The prestigious European prize is awarded annually to a person or institution that has made an exceptional contribution to the humanities, social sciences or arts. It is presented by His Majesty the King of Netherlands and includes a cash prize of €150,000. Lamont received the prize for her “devoted contribution to social science research into the relationship between knowledge, power and diversity.”
For more than 30 years, Lamont has devoted her life to examining inequality, race and ethnicity, the evaluation of social science knowledge, and the impact of neoliberalism on advanced industrial societies. She is Co-Director of the Successful Societies program at CIFAR (Canadian Institute for Advanced Research) and is Professor of Sociology and of African and African American Studies and the Robert I. Goldman Professor of European Studies at Harvard University.
“Michèle Lamont is an outstanding research leader who has changed the way we understand our world and how to build more successful and equitable societies,” says Dr. Alan Bernstein, President and CEO of CIFAR. “We are honoured to have supported her vital work for the last 15 years.”
Lamont was born in Toronto and raised in Quebec. Her experience in Canada as a Québécois deeply informed her research on culture. She received a Bachelors and Masters in political science at the University of Ottawa and a doctorate in sociology at the Université de Paris. She taught at the University of Texas and Princeton University prior to her current position at Harvard University.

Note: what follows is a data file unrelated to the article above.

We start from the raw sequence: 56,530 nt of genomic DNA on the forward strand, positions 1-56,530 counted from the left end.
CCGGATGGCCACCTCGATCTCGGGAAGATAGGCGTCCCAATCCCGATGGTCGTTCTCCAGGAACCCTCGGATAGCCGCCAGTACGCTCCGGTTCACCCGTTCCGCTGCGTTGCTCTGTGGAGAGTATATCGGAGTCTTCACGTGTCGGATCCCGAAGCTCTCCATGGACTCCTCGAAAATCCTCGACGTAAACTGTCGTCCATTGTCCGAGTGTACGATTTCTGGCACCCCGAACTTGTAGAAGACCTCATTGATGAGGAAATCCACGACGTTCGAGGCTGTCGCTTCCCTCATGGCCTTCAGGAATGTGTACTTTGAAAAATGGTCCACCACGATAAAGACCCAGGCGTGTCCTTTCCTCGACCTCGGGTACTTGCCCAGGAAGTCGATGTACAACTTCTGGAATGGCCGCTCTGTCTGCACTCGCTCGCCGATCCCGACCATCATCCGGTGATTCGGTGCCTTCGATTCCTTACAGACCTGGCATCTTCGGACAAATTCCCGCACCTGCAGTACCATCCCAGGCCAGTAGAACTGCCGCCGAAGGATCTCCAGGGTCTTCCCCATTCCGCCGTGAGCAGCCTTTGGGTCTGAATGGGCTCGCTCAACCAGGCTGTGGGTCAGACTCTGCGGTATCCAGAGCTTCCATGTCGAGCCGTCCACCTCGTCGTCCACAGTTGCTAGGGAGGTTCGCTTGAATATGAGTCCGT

In 2002, Lamont founded CIFAR’s Successful Societies program alongside fellow Co-Director and Harvard University professor Peter A. Hall. The interdisciplinary program brings together sociologists, political scientists, economists, historians and psychologists. Under Lamont’s leadership, the program has published two highly-influential books: Successful Societies: How Institutions and Culture Affect Health (2009) and Social Resilience in the Neo-Liberal Era (2013).
Lamont joins the list of Erasmus laureates that have included psychologist Jean Piaget, philosopher Isaiah Berlin, and Wikipedia. The inaugural 1958 prize was awarded to the Austrian people.
“With her interdisciplinary approach, critical stance and international outlook, Lamont shows herself to be a champion of diversity in research and society. As such, she embodies the Erasmian values that the Foundation cherishes and upholds,” the Praemium Erasmianum Foundation said in its announcement Feb. 20.
The prize will be presented in November 2017 and include activities organized around the theme “Knowledge, Power and Diversity.”